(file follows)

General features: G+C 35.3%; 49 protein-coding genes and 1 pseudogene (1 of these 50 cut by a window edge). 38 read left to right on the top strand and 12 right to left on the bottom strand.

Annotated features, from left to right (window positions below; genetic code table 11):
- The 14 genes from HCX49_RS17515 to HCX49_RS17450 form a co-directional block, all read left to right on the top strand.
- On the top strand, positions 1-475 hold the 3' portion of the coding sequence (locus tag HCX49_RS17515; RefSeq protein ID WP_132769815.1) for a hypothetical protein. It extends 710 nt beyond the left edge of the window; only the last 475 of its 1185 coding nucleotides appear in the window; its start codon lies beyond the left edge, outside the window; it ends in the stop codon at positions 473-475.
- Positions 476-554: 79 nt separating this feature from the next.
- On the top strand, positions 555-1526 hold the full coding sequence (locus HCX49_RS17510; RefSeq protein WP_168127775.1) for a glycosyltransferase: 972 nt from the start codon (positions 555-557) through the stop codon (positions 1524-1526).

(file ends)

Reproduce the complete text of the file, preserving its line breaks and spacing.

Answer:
General features: G+C 35.3%; 49 protein-coding genes and 1 pseudogene (1 of these 50 cut by a window edge). 38 read left to right on the top strand and 12 right to left on the bottom strand.

Annotated features, from left to right (window positions below; genetic code table 11):
- The 14 genes from HCX49_RS17515 to HCX49_RS17450 form a co-directional block, all read left to right on the top strand.
- On the top strand, positions 1-475 hold the 3' portion of the coding sequence (locus tag HCX49_RS17515; RefSeq protein ID WP_132769815.1) for a hypothetical protein. It extends 710 nt beyond the left edge of the window; only the last 475 of its 1185 coding nucleotides appear in the window; its start codon lies beyond the left edge, outside the window; it ends in the stop codon at positions 473-475.
- Positions 476-554: 79 nt separating this feature from the next.
- On the top strand, positions 555-1526 hold the full coding sequence (locus HCX49_RS17510; RefSeq protein WP_168127775.1) for a glycosyltransferase: 972 nt from the start codon (positions 555-557) through the stop codon (positions 1524-1526).